Ageing (British English) is the accumulation of changes in a person over time. Ageing in humans refers to a multidimensional process of physical, psychological, and social change. Some dimensions of ageing grow and expand over time, while others decline. Reaction time, for example, may slow with age, while knowledge of world events and wisdom may expand.
Ageing is associated with a lot of free radical release in the body. It is also called as oxidation of cells. Weak muscles, graying and falling of hair, reduced skin tone, susceptibility to colds and coughs and lack of energy are symptoms of oxidation.
As you age, your need for nutrition increase. Your body is in a degenerative mode. Growth of cells and tissues is slow but repairing of tissues is at a higher rate.
You suffer from low immunity, poor digestion, weak bones and muscles and fatigue. Activity of the body reduces and you may be a victim of metabolic disorders like diabetes, osteoporosis, arthritis, high blood pressure or high cholesterol, etc. All this does not mean that you have to eat less. Eating right becomes more important than eating less.
Vitamins like vitamin E, C, A and some minerals are essential in right quantities to reduce the ill-effects of free radicals in the body.
At times, food becomes very important during old age as that is the time when you can spend some time with the rest of the members of the family.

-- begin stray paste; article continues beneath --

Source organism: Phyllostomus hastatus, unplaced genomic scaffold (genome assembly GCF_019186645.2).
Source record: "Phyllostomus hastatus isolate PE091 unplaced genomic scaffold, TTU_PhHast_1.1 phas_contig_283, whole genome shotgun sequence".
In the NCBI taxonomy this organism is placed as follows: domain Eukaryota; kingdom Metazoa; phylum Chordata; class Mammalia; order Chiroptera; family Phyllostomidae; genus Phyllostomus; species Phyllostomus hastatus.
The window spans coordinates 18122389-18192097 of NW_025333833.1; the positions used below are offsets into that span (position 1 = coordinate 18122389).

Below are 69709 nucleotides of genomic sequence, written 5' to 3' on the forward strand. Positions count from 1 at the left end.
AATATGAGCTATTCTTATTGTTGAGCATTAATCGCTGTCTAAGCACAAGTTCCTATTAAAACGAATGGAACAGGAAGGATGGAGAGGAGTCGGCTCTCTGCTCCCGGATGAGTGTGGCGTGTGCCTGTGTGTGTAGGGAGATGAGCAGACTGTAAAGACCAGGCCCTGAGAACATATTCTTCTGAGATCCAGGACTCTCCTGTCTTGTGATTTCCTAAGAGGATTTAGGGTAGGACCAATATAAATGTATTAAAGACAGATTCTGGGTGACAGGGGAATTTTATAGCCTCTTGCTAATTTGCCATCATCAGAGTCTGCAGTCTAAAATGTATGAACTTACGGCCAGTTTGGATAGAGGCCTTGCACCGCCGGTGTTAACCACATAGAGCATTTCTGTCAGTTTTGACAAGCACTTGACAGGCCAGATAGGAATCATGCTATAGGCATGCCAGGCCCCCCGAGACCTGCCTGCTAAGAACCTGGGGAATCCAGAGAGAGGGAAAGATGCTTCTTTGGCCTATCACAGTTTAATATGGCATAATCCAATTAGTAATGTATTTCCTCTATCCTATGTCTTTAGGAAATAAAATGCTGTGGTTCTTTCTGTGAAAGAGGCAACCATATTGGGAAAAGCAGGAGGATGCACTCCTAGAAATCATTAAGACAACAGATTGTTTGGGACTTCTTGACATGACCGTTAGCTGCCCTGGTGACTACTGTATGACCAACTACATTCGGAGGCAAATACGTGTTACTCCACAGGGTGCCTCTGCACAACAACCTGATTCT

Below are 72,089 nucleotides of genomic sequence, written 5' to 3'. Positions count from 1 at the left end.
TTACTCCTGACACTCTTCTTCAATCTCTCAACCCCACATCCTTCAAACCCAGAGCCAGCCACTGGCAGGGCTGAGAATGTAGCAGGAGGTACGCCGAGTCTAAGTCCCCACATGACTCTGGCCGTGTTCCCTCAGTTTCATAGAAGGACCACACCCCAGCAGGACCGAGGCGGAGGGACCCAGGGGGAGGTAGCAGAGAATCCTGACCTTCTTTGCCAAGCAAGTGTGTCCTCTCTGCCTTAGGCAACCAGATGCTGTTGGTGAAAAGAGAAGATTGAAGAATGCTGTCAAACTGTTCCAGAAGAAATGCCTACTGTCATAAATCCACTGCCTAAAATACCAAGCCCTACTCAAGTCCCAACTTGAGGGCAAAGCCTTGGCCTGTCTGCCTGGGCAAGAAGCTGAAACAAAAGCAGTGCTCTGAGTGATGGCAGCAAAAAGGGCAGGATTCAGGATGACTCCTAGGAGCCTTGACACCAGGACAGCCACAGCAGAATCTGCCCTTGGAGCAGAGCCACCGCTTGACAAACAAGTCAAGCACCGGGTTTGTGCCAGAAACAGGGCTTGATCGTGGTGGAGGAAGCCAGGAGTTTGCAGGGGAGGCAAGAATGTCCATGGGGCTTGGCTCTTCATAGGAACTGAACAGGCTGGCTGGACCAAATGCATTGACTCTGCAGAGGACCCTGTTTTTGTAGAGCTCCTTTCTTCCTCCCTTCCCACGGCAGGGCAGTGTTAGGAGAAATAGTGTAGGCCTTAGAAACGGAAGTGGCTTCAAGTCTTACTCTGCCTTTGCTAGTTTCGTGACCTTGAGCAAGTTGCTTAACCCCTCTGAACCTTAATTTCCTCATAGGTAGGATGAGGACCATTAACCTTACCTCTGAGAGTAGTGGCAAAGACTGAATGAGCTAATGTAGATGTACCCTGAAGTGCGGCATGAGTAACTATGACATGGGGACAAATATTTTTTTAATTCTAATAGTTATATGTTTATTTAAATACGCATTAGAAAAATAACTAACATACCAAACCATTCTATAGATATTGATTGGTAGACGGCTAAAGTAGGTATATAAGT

Women especially should be very careful about their diet in old age. Due to menopause, the ability to absorb calcium reduces and they may get weakness in joints and susceptibility to fractures very easily. Food cooked should be soft and easy to chew, in case there have been teeth extractions or dentures are being used.
- Add plenty of natural colour to your diet. Two to three meals of seasonal fruits will work as antioxidants and prevent constipation.
- Egg whites are a good source of protein important for repair of worn out cells and tissues. For vegetarians, paneer made from low-fat milk is good substitute.
- Use of mustard oil or olive oil is a good cooking medium as both prevent high cholesterol and improve good cholesterol in the blood.
- Six to seven small meals in a day aid digestion, absorption and prevent fatigue.
- Vegetables soups without cream and thickening agents are a healthy meal to be taken as a supper.
- Always leave your home with a small healthy snack in your bag, to avoid eating out.
- Avoid processed foods with artificial colours and preservatives.
- Potassium-rich foods like cumin seeds (zeera), sweet limes, fenugreek seeds (methi) and coconut water are good for muscular flexibility, prevent water retention and swellings. They also contribute to maintain blood pressure.
- For a high dose of nutrition, add curd to the dough for rotis to improve the biological value of the cereal, and to keep them soft.
- Oats porridge is an excellent breakfast for seniors.
- Drink about 15 glasses of water in a day to prevent dehydration. In old age, muscle density reduces and susceptibility to dehydration is always very high, especially in summer.
- Do not overcook the food to make it soft as by doing so one destroys vital nutrients. Instead, select foods which need less time to cook.
- Also, exercise regularly, stretch and do yoga to ensure absorption of nutrients well.